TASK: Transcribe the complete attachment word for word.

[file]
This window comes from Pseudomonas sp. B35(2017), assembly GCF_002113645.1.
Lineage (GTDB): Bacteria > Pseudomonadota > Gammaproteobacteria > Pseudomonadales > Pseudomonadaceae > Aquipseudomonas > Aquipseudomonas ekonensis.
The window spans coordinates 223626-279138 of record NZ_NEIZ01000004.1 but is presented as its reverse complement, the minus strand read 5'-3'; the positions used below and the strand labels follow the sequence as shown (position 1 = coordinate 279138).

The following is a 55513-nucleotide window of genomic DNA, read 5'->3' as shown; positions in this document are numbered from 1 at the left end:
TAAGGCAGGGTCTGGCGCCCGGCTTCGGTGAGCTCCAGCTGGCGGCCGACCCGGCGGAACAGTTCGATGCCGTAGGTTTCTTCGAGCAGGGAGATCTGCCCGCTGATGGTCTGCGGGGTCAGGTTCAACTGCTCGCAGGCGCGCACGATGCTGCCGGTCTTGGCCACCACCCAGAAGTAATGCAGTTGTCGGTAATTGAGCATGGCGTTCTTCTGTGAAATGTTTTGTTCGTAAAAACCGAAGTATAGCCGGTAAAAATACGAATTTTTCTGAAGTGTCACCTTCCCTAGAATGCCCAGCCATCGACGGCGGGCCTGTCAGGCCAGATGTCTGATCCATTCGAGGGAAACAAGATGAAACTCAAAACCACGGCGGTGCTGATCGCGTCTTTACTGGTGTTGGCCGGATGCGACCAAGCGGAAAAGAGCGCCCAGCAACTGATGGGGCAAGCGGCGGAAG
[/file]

This window comes from Pseudomonas sp. B35(2017), assembly GCF_002113645.1.
Lineage (GTDB): Bacteria > Pseudomonadota > Gammaproteobacteria > Pseudomonadales > Pseudomonadaceae > Aquipseudomonas > Aquipseudomonas ekonensis.
The window spans coordinates 223626-279138 of record NZ_NEIZ01000004.1 but is presented as its reverse complement, the minus strand read 5'-3'; the positions used below and the strand labels follow the sequence as shown (position 1 = coordinate 279138).

The following is a 55513-nucleotide window of genomic DNA, read 5'->3' as shown; positions in this document are numbered from 1 at the left end:
TAAGGCAGGGTCTGGCGCCCGGCTTCGGTGAGCTCCAGCTGGCGGCCGACCCGGCGGAACAGTTCGATGCCGTAGGTTTCTTCGAGCAGGGAGATCTGCCCGCTGATGGTCTGCGGGGTCAGGTTCAACTGCTCGCAGGCGCGCACGATGCTGCCGGTCTTGGCCACCACCCAGAAGTAATGCAGTTGTCGGTAATTGAGCATGGCGTTCTTCTGTGAAATGTTTTGTTCGTAAAAACCGAAGTATAGCCGGTAAAAATACGAATTTTTCTGAAGTGTCACCTTCCCTAGAATGCCCAGCCATCGACGGCGGGCCTGTCAGGCCAGATGTCTGATCCATTCGAGGGAAACAAGATGAAACTCAAAACCACGGCGGTGCTGATCGCGTCTTTACTGGTGTTGGCCGGATGCGACCAAGCGGAAAAGAGCGCCCAGCAACTGATGGGGCAAGCGGCGGAAG